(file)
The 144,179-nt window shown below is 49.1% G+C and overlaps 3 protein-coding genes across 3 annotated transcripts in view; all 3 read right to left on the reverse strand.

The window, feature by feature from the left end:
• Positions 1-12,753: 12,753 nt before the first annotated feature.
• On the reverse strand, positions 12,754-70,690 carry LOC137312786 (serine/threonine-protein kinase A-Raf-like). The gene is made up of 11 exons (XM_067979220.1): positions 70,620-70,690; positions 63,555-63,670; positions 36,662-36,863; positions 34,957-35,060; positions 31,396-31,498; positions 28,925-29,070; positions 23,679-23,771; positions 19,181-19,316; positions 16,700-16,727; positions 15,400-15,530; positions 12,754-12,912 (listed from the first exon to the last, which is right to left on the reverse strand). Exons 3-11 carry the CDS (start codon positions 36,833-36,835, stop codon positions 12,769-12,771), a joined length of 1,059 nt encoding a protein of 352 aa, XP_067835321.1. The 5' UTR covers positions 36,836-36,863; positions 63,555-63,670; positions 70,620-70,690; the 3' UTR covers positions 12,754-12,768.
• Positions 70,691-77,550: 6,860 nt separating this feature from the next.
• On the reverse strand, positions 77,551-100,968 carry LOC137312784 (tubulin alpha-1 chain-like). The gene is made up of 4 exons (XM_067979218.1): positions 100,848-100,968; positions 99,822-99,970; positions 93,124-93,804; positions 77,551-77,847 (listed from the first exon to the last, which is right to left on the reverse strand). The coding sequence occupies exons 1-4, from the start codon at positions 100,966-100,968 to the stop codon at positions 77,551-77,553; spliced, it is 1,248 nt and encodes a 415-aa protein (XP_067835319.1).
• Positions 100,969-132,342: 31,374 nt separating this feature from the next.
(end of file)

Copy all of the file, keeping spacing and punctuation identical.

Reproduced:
The 144,179-nt window shown below is 49.1% G+C and overlaps 3 protein-coding genes across 3 annotated transcripts in view; all 3 read right to left on the reverse strand.

The window, feature by feature from the left end:
• Positions 1-12,753: 12,753 nt before the first annotated feature.
• On the reverse strand, positions 12,754-70,690 carry LOC137312786 (serine/threonine-protein kinase A-Raf-like). The gene is made up of 11 exons (XM_067979220.1): positions 70,620-70,690; positions 63,555-63,670; positions 36,662-36,863; positions 34,957-35,060; positions 31,396-31,498; positions 28,925-29,070; positions 23,679-23,771; positions 19,181-19,316; positions 16,700-16,727; positions 15,400-15,530; positions 12,754-12,912 (listed from the first exon to the last, which is right to left on the reverse strand). Exons 3-11 carry the CDS (start codon positions 36,833-36,835, stop codon positions 12,769-12,771), a joined length of 1,059 nt encoding a protein of 352 aa, XP_067835321.1. The 5' UTR covers positions 36,836-36,863; positions 63,555-63,670; positions 70,620-70,690; the 3' UTR covers positions 12,754-12,768.
• Positions 70,691-77,550: 6,860 nt separating this feature from the next.
• On the reverse strand, positions 77,551-100,968 carry LOC137312784 (tubulin alpha-1 chain-like). The gene is made up of 4 exons (XM_067979218.1): positions 100,848-100,968; positions 99,822-99,970; positions 93,124-93,804; positions 77,551-77,847 (listed from the first exon to the last, which is right to left on the reverse strand). The coding sequence occupies exons 1-4, from the start codon at positions 100,966-100,968 to the stop codon at positions 77,551-77,553; spliced, it is 1,248 nt and encodes a 415-aa protein (XP_067835319.1).
• Positions 100,969-132,342: 31,374 nt separating this feature from the next.